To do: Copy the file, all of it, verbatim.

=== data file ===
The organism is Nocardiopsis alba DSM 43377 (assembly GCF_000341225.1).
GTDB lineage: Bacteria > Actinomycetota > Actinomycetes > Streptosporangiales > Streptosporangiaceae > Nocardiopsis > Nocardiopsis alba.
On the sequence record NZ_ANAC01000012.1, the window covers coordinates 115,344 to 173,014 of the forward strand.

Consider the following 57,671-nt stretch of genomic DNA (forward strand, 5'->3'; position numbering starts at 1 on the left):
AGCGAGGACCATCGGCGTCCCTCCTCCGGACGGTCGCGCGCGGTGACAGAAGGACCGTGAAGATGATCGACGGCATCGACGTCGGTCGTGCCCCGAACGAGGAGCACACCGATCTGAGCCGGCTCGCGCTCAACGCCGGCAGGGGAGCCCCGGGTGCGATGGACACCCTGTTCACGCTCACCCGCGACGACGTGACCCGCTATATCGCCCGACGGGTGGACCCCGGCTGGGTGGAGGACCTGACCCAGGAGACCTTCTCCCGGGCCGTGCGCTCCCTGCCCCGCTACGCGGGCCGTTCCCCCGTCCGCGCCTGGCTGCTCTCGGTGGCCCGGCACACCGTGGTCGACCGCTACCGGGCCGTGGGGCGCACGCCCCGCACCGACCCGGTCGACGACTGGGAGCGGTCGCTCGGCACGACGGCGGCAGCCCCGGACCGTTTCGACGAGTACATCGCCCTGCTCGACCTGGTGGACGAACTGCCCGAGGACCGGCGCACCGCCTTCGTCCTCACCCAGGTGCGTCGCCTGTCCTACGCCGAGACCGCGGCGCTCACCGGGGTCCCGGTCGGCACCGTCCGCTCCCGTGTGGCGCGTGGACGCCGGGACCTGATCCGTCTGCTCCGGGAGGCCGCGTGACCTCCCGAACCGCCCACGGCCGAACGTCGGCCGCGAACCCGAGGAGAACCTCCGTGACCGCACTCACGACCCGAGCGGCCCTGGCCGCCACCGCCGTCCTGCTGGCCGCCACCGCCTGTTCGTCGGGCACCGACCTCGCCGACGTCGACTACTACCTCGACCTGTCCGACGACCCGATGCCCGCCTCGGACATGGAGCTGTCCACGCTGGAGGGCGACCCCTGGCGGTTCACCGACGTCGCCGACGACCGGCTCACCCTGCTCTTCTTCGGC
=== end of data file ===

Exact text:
The organism is Nocardiopsis alba DSM 43377 (assembly GCF_000341225.1).
GTDB lineage: Bacteria > Actinomycetota > Actinomycetes > Streptosporangiales > Streptosporangiaceae > Nocardiopsis > Nocardiopsis alba.
On the sequence record NZ_ANAC01000012.1, the window covers coordinates 115,344 to 173,014 of the forward strand.

Consider the following 57,671-nt stretch of genomic DNA (forward strand, 5'->3'; position numbering starts at 1 on the left):
AGCGAGGACCATCGGCGTCCCTCCTCCGGACGGTCGCGCGCGGTGACAGAAGGACCGTGAAGATGATCGACGGCATCGACGTCGGTCGTGCCCCGAACGAGGAGCACACCGATCTGAGCCGGCTCGCGCTCAACGCCGGCAGGGGAGCCCCGGGTGCGATGGACACCCTGTTCACGCTCACCCGCGACGACGTGACCCGCTATATCGCCCGACGGGTGGACCCCGGCTGGGTGGAGGACCTGACCCAGGAGACCTTCTCCCGGGCCGTGCGCTCCCTGCCCCGCTACGCGGGCCGTTCCCCCGTCCGCGCCTGGCTGCTCTCGGTGGCCCGGCACACCGTGGTCGACCGCTACCGGGCCGTGGGGCGCACGCCCCGCACCGACCCGGTCGACGACTGGGAGCGGTCGCTCGGCACGACGGCGGCAGCCCCGGACCGTTTCGACGAGTACATCGCCCTGCTCGACCTGGTGGACGAACTGCCCGAGGACCGGCGCACCGCCTTCGTCCTCACCCAGGTGCGTCGCCTGTCCTACGCCGAGACCGCGGCGCTCACCGGGGTCCCGGTCGGCACCGTCCGCTCCCGTGTGGCGCGTGGACGCCGGGACCTGATCCGTCTGCTCCGGGAGGCCGCGTGACCTCCCGAACCGCCCACGGCCGAACGTCGGCCGCGAACCCGAGGAGAACCTCCGTGACCGCACTCACGACCCGAGCGGCCCTGGCCGCCACCGCCGTCCTGCTGGCCGCCACCGCCTGTTCGTCGGGCACCGACCTCGCCGACGTCGACTACTACCTCGACCTGTCCGACGACCCGATGCCCGCCTCGGACATGGAGCTGTCCACGCTGGAGGGCGACCCCTGGCGGTTCACCGACGTCGCCGACGACCGGCTCACCCTGCTCTTCTTCGGC